Tweed shire councillors have unanimously rejected a bid by giant retailer Woolworths to open a full-line supermarket in the town in a move aimed at allaying business owners fearing closure or dramatic loss of trade.
Tweed Shire Council planners had recommended the plan to build the 4,000-square-metre supermarket on a former bowls club site in Brisbane Street, angering business owners who railed against it at a public meeting this week.
But at last night’s meeting, councillors expressed concerns a new Woolies supermarket will compete will Coles in Sunnyside Mall and two smaller supermarkets in the CBD, plus a new one recently opened on the northern outskirts of town, to the detriment of local business.
The move would have required the rezoning of the site of the defunct Murwillumbah Bowls and Sports Club, which amalgamated with Murwillumbah Services Club four years ago and which ceased trading two years ago.
Cr Warren Polglase moved for rejection on the grounds it was not in the community’s interest, saying the town’s current population was not enough to service a third major retail supermarket.
Cr Polglase said there was already ‘a large drift’ of Murwillumbah people going to Tweed Heads to shop and the recently-opened supermarket in town needed an opportunity to grow.
‘That’ not to say that in a few years’ time it may come up again,’ the veteran councillor, who had he who had previously backed the plan, said.
Cr Carolyn Byrne agreed, saying private and recreational land surrounding the bowls club site would be impacted on and locals would face amenity loss with delivery-truck movements in their streets.
Cr Byrne said she was concerned three areas of retail in the town would ‘dilute’ local shoppers by spreading them over those three areas.
She said it was also a youth precinct and the site had flood issues.
Cr Katie Milne said she was surprised at the big turnout of the business community at this week’s public meeting, praised traders for getting involved in the issue.
‘It’s not just fear-based concerns (against the supermarket) they have, but real thought went into, the preservation of existing jobs and businesses has to be the overriding factor and it’s vital to preserve the Main Street shopping strip and consolidate that area,’ she said.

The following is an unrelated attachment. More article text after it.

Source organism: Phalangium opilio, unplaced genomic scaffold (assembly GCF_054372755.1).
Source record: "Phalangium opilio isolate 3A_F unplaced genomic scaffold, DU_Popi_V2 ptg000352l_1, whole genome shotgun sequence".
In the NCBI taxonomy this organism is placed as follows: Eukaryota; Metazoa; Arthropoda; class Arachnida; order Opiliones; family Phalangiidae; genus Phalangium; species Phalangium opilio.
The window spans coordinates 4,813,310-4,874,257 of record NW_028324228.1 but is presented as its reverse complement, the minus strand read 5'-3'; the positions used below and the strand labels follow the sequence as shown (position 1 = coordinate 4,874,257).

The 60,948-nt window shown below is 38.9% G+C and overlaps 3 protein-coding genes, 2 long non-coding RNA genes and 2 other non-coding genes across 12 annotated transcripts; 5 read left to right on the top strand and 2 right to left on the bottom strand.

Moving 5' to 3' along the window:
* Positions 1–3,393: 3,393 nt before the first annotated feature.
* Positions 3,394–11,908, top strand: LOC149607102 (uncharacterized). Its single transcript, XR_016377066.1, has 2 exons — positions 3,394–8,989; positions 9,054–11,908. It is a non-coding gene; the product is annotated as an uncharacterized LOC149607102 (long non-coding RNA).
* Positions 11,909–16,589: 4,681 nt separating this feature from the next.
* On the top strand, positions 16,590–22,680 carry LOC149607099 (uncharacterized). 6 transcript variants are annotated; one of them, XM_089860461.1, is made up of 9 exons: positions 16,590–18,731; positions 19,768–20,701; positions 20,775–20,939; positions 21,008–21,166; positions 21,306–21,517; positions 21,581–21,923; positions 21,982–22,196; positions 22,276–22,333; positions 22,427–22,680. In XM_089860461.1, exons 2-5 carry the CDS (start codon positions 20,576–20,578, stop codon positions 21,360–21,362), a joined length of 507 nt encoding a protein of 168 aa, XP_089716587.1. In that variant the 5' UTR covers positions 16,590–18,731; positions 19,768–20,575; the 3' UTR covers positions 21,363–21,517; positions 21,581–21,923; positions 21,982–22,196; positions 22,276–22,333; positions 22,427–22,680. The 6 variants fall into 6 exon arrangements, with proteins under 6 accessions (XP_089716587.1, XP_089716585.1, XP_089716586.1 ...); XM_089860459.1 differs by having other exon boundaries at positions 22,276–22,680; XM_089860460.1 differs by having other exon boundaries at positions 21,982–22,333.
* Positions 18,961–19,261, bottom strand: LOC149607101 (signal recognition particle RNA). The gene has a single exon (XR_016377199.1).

Cr Barry Longland said it was ‘not the right timing and probably not the right place’ for the supermarket.
Cr Phil Youngblutt agreed, saying another supermarket had just opened in the town and the timing was ‘inopportune’.
Tweed mayor Gary Bagnall, a Murwillumbah cafe owner, absented himself from debate, citing a perceived conflict of interest because of his involvement in the food industry.
Cr Bagnall told Tuesday’s public meeting he opposed the supermarket because it was ‘bad planning’ to put a major supermarket in a predominantly residential area.
In his report to council, chief planner Vince Connell argued there were pros and cons for extending the commercial core precinct of Murwillumbah into Brisbane Street.
The retailer’s report said there was a sufficient and growing population in the town of around 22,000 people, rising to 24,000 persons by 2026, ‘which, based on their industry benchmark of full-line supermarket viability every 8,000-9,000 persons, places Murwillumbah Town Centre well within a serviceable category’.
‘Of the 126 retail shop-fronts within the town centre, it is estimated that the new supermarket would only compete directly with the 11 specialty businesses comprising of: butchers, bakeries and fruit shop, as well as other existing supermarkets,’ the report said.
‘It is further estimated the new supermarket would contribute about $17m of additional supermarket spend within the trade area, and that during and post construction phases upward of 609 jobs are likely to be generated both directly and indirectly.’